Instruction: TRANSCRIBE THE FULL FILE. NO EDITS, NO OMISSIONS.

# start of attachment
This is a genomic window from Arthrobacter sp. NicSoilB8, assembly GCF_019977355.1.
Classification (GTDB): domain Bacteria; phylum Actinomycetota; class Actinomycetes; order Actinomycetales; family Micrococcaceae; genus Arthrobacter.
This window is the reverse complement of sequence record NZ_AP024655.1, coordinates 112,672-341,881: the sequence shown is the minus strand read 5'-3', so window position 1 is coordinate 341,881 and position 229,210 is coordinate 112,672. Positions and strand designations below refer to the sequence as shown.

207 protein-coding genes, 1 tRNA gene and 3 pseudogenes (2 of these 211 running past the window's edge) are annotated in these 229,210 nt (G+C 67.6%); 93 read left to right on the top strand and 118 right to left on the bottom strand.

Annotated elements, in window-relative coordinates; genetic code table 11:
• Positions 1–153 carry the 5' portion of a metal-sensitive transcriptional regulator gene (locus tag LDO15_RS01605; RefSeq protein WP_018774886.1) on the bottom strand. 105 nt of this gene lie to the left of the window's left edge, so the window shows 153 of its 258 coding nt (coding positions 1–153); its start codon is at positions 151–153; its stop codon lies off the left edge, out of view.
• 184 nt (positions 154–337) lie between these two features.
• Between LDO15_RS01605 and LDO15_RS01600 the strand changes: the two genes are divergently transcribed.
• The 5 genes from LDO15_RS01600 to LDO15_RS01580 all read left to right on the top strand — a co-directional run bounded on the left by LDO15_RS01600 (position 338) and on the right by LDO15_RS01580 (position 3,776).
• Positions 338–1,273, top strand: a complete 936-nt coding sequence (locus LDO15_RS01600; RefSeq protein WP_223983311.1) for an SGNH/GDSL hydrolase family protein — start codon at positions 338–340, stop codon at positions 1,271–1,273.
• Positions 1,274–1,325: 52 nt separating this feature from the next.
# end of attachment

This is a genomic window from Arthrobacter sp. NicSoilB8, assembly GCF_019977355.1.
Classification (GTDB): domain Bacteria; phylum Actinomycetota; class Actinomycetes; order Actinomycetales; family Micrococcaceae; genus Arthrobacter.
This window is the reverse complement of sequence record NZ_AP024655.1, coordinates 112,672-341,881: the sequence shown is the minus strand read 5'-3', so window position 1 is coordinate 341,881 and position 229,210 is coordinate 112,672. Positions and strand designations below refer to the sequence as shown.

207 protein-coding genes, 1 tRNA gene and 3 pseudogenes (2 of these 211 running past the window's edge) are annotated in these 229,210 nt (G+C 67.6%); 93 read left to right on the top strand and 118 right to left on the bottom strand.

Annotated elements, in window-relative coordinates; genetic code table 11:
• Positions 1–153 carry the 5' portion of a metal-sensitive transcriptional regulator gene (locus tag LDO15_RS01605; RefSeq protein WP_018774886.1) on the bottom strand. 105 nt of this gene lie to the left of the window's left edge, so the window shows 153 of its 258 coding nt (coding positions 1–153); its start codon is at positions 151–153; its stop codon lies off the left edge, out of view.
• 184 nt (positions 154–337) lie between these two features.
• Between LDO15_RS01605 and LDO15_RS01600 the strand changes: the two genes are divergently transcribed.
• The 5 genes from LDO15_RS01600 to LDO15_RS01580 all read left to right on the top strand — a co-directional run bounded on the left by LDO15_RS01600 (position 338) and on the right by LDO15_RS01580 (position 3,776).
• Positions 338–1,273, top strand: a complete 936-nt coding sequence (locus LDO15_RS01600; RefSeq protein WP_223983311.1) for an SGNH/GDSL hydrolase family protein — start codon at positions 338–340, stop codon at positions 1,271–1,273.
• Positions 1,274–1,325: 52 nt separating this feature from the next.